I don’t think I have ever seen one person just destroy an economy on every front as I have seen these past few months. Canada will be set back decades. I’m in the USA, and hope to move back one day when I retire. But at this rate their might not be anything worth coming back too.

++++++++++++++++++++

Trudeau threatens to wipe out $36 billion investment in BC LNG terminal

Malaysia’s Petronas threatening to abandon LNG project over new climate change rules

Claudia Cattaneo | March 7, 2016 6:32 PM ET

CALGARY • Malaysia’s Petronas is frustrated that Prime Minister Justin Trudeau’s climate-change priorities are introducing new uncertainty for its proposed $36 billion Pacific NorthWest LNG project in northern British Columbia and has threatened to walk away if it doesn’t get federal approval by March 31, according to a source close to the project.

#61 Throwaway on 03.08.16 at 7:37 pm

Wouldn’t this trigger a severe ‘correction’ in Canadian financial markets?

#62 common sense on 03.08.16 at 7:38 pm

#28 Westcoaster

They have to get the money somewhere….why not on those who have it in RRSP, TFSA’s…

They know it’s there for the picking. Or should I say Purging?

Once again, better to be a 1%’er and take care of yourself or a low income person and have the middle class take care of you.

Thank you greed , bad decisions and ageing demographics!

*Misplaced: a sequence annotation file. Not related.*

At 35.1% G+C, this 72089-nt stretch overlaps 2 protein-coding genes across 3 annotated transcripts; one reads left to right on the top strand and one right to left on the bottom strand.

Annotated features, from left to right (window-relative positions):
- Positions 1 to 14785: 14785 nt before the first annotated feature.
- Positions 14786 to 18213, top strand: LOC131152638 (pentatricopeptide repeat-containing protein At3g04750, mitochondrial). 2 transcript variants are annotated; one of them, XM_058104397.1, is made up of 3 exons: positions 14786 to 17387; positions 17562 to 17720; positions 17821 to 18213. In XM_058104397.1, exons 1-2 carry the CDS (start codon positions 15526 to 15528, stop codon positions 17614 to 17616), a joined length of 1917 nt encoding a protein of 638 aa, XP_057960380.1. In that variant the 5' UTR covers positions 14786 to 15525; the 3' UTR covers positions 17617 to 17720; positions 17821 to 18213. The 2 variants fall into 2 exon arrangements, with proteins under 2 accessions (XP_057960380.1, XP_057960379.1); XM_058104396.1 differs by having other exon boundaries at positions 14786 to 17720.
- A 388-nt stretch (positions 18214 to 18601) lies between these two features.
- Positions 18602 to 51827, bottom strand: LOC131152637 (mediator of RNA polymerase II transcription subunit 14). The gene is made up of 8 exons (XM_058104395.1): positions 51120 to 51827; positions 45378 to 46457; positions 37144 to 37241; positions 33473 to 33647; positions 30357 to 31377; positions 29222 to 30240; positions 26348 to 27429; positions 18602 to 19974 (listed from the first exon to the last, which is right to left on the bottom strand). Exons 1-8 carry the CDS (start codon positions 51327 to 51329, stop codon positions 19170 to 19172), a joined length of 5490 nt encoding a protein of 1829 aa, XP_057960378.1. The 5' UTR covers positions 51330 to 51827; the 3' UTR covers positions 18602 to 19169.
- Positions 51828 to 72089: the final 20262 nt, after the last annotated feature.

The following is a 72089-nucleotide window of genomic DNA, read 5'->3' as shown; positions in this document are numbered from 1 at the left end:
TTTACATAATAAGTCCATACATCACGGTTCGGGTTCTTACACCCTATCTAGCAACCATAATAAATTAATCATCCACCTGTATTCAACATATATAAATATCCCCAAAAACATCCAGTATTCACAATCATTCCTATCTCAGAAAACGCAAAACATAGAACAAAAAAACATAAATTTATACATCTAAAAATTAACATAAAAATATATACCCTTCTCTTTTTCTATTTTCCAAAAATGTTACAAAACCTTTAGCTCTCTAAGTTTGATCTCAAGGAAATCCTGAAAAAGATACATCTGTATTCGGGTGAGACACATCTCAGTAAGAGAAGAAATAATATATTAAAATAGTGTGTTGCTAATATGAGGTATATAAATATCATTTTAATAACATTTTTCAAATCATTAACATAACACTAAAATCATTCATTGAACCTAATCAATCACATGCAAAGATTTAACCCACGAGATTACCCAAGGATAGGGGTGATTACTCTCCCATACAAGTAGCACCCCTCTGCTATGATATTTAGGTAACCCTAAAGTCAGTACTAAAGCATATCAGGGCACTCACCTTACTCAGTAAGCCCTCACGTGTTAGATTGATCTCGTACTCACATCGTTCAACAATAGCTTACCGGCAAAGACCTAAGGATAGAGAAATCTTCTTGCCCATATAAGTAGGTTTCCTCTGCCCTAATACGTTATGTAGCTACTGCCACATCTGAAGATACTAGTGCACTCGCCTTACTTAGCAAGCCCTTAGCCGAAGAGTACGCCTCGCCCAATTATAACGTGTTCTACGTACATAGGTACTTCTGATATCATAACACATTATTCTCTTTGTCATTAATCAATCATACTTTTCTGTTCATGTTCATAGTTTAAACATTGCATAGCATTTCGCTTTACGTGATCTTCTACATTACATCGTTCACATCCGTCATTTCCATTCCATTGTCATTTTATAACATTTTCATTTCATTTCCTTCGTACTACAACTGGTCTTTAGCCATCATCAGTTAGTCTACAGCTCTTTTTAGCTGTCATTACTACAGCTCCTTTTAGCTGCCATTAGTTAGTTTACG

#63 meslippery on 03.08.16 at 7:40 pm

#4 Ole Doberman on 03.08.16 at 6:23 pm

List and sold price ??

#64 not 1st on 03.08.16 at 7:41 pm

I think Garth once said that govt is never going to mess with all these programs so stop worrying about. Worry about climate change or something else more real.

Lets list them

1. Income trusts
2. TFSAs
3. Income splitting

and soon to be;

4. personal corporations
5. capital gains tax
6. dividend income
7. carbon tax
8. new tax brackets

Incorrect. — Garth

#65 Nemesis on 03.08.16 at 7:46 pm

#ItGetsBetter,Or… #BecauseIt’s2018?…

“I am pleased to announce today, right here, that a Canadian woman will be featured on the very first of the next series of bills expected in 2018,” Trudeau told a news conference marking the occasion.

[TimesColonist] – Canadian bank note will feature a woman in 2018, nominations invited

Prime Minister Justin Trudeau and Finance Minister Bill Morneau marked International Women’s Day on Tuesday by launching the search for a new face for the currency…

… The bank is asking the public to nominate women deserving of the recognition, provided they meet the criteria. Submissions can be made on the bank’s website between now and April 15.

The nominee must be a Canadian woman who demonstrated outstanding leadership, achievement or distinction in any field, benefiting the people of Canada…”…